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Friday, 23 October 2009
Mulberry bush and trees
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Two years ago the family and I took a holiday in West Norfolk and visited Heacham, the village which Pocahontas is reputed to have visited during the year she spent in England.
One of the things she is said to have done while staying with her husband’s family whose home it was, is to have planted a mulberry tree. The petrified stump of this 400 year old tree still remains and we spent some time looking for it.

Thanks to officials of the Borough Council of King’s Lynn and West Norfolk I now have a photo of the stump. It is kept on Council premises which are not generally open to the public.

I have since come across two more mulberry trees, still fruiting and considered old but not as old as that of the Heacham estate.
The first is in Rainham Hall, Rainham Essex. In August it was in fruit and we had to taste the berries. I found the berry rather strong and bitter, almost medicinal and not as sweet as a blackberry. It was much larger than a blackberry.
As all the old recipe books describe the fruit as sweet and juicy (but with a medicinal use for every part of the tree) I think I must have picked one past its best.
Rainham Hall is a merchant’s house build around 1720 and the garden has a lot of Victoria features. The guide said the mulberry was old but she didn’t know how old. 

In Rainham it is kept more as a bush than a tree – you can see how the fruit hangs below the leaves and is bright red turning to dark.
 
Because the fruit is delicate and drops quickly the traditional method is to grow the bush in short grass.
Then a few weeks ago I discovered that there is also an old mulberry tree in Greatfields Park in Barking. I photographed it this week in early autumn. Greatfields Park has been a public park for 80 years. According to an elderly lady who has lived nearby most of her life the tree is where a farm kitchen garden was originally and bits of the garden wall are still visible.

The tree is missing one limb and, as is apparently a trait with mulberries, has a gnarled and twisted trunk. You can see what the stump of the Heacham tree would have looked like when it was alive.

There are nurseries selling young plants and a growing interest in old recipes and traditional foods.
I have met a medlar tree near Braintree but I really don’t fancy the half rotted requirement of the crop – it isn’t fruit as I think of it. In contrast the mulberries looked wholesome and fresh.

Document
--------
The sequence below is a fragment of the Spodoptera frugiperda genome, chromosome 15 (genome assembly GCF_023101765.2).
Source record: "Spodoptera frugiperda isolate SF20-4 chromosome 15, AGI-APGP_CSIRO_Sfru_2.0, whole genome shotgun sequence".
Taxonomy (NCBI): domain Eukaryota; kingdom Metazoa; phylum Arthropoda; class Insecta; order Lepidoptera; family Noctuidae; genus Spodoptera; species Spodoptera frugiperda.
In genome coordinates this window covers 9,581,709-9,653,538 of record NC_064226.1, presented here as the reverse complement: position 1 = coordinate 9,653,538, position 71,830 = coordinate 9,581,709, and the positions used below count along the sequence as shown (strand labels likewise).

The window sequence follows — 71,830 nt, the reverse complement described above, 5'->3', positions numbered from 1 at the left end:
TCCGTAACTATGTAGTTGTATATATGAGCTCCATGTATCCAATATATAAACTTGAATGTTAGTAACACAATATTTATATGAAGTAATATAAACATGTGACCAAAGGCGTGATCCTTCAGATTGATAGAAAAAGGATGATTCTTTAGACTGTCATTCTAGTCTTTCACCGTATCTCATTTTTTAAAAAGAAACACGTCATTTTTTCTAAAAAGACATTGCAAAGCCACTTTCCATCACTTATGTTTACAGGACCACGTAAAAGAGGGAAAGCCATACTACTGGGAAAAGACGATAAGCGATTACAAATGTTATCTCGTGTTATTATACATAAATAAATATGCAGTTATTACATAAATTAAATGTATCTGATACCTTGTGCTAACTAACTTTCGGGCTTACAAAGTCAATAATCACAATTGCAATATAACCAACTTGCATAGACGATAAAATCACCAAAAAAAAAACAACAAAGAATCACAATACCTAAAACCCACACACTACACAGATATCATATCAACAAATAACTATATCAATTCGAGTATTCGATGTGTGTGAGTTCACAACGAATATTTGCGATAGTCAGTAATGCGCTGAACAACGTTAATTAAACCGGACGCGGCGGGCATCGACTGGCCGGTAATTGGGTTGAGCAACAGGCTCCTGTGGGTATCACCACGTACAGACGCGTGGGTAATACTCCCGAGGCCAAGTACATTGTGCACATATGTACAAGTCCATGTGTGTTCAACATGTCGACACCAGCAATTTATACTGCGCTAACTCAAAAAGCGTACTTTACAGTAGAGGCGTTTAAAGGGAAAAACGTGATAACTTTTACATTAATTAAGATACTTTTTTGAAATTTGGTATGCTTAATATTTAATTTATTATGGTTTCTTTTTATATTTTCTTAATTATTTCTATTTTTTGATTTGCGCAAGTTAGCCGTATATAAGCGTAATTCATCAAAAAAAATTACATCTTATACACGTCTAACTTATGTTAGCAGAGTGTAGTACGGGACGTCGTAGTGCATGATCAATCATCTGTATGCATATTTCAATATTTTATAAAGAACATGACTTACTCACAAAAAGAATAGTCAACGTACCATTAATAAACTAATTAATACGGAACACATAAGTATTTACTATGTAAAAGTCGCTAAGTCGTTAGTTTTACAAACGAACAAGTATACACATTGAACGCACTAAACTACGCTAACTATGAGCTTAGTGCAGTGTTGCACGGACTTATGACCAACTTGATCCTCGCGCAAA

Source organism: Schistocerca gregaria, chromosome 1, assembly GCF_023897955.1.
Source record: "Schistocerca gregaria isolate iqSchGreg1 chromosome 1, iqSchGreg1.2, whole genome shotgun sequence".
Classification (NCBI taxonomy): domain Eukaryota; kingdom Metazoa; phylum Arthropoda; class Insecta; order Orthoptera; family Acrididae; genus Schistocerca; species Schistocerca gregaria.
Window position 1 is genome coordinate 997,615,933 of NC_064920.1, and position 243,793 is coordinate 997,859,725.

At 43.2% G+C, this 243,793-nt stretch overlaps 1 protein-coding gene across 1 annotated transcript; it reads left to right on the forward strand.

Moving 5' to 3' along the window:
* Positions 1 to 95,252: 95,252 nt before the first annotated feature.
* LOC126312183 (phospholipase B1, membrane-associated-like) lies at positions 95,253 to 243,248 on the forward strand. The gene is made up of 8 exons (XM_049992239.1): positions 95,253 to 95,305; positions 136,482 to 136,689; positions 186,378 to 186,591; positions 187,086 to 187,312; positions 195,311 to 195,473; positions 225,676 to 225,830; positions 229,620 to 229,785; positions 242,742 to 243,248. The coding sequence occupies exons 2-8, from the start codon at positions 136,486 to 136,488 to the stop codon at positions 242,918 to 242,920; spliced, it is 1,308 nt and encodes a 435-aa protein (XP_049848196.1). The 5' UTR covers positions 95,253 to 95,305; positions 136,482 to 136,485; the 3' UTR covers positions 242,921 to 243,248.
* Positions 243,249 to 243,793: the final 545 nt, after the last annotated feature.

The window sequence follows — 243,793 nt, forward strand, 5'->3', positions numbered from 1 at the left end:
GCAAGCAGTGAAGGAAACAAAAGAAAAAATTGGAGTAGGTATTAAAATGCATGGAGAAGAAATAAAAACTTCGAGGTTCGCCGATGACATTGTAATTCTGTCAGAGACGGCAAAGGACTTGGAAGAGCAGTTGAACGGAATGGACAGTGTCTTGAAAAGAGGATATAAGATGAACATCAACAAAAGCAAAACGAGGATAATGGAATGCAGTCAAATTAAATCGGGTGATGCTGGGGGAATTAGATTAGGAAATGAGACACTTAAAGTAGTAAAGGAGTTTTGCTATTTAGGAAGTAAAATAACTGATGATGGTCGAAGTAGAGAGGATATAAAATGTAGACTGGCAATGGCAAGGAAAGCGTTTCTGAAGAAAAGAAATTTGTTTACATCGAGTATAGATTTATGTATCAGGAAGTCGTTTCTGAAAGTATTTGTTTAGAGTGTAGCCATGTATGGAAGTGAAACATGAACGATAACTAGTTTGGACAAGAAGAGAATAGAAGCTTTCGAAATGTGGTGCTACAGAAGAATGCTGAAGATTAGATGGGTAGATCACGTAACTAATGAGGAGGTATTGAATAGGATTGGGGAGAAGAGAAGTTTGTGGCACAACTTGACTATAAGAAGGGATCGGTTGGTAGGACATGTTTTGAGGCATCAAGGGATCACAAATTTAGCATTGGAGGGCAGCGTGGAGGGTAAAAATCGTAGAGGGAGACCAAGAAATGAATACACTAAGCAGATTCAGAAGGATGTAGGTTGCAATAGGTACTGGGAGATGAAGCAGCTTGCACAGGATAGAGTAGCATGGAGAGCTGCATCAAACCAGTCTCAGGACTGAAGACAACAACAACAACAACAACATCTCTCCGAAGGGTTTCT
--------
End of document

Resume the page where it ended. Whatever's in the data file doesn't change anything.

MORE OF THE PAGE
This is a recipe for Mulberry jelly sent from Gloucester to Delia Smith for her website.  

Ingredients
1 lb mulberries 1/4 pt water 1 cooking apple (unpeeled)sugar
 
Method
 
1. Cut up but do not peel or core apple.
2. Simmer with the mulberries and water until soft.
3. Strain through a jelly bag.
4. Measure juice, and allow 1lb sugar to each pint.
5. Stir together until sugar has dissolved.
6. Boil rapidly until set.
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Posted on 10/23/2009 1:37 PM by Esmerelda Weatherwax
Comments
24 Oct 2009
Esmerelda Weatherwax

I had a colleague who had a quince in her garden - her quince jelly was very nice indeed.
A friend at church has been encouraging me to try elderberry next year. Where I go locally to pick blackberries is surrounded by elder and she says they are lovely baked in a pie with apple.
I am interested to hear that rowan berries are good because another friend has a rowan in her garden.
Thanks for the advice.

 



23 Oct 2009
Send an emailStephenA55

We have recently bottled a batch of quince jelly with fruit from our own garden. Very good; sweet but tangy. Another unusual one we have made is Rowan berry jam or jelly. Also good flavour.

As the sloe is the wild ancestor of the domestic plum, so the medlar is the wild forerunner of the named clones selected for their fruits. See any good fruit tree catalogue (eg Hilliers), you may fancy them more.

 

 



23 Oct 2009
Send an emailMary Jackson

Recent summers have been disappointing, but we've had some fantastic autumns. The colours are amazing at the moment.

I've been to Heacham - home to Norfolk Lavender, which makes wonderful smelly things.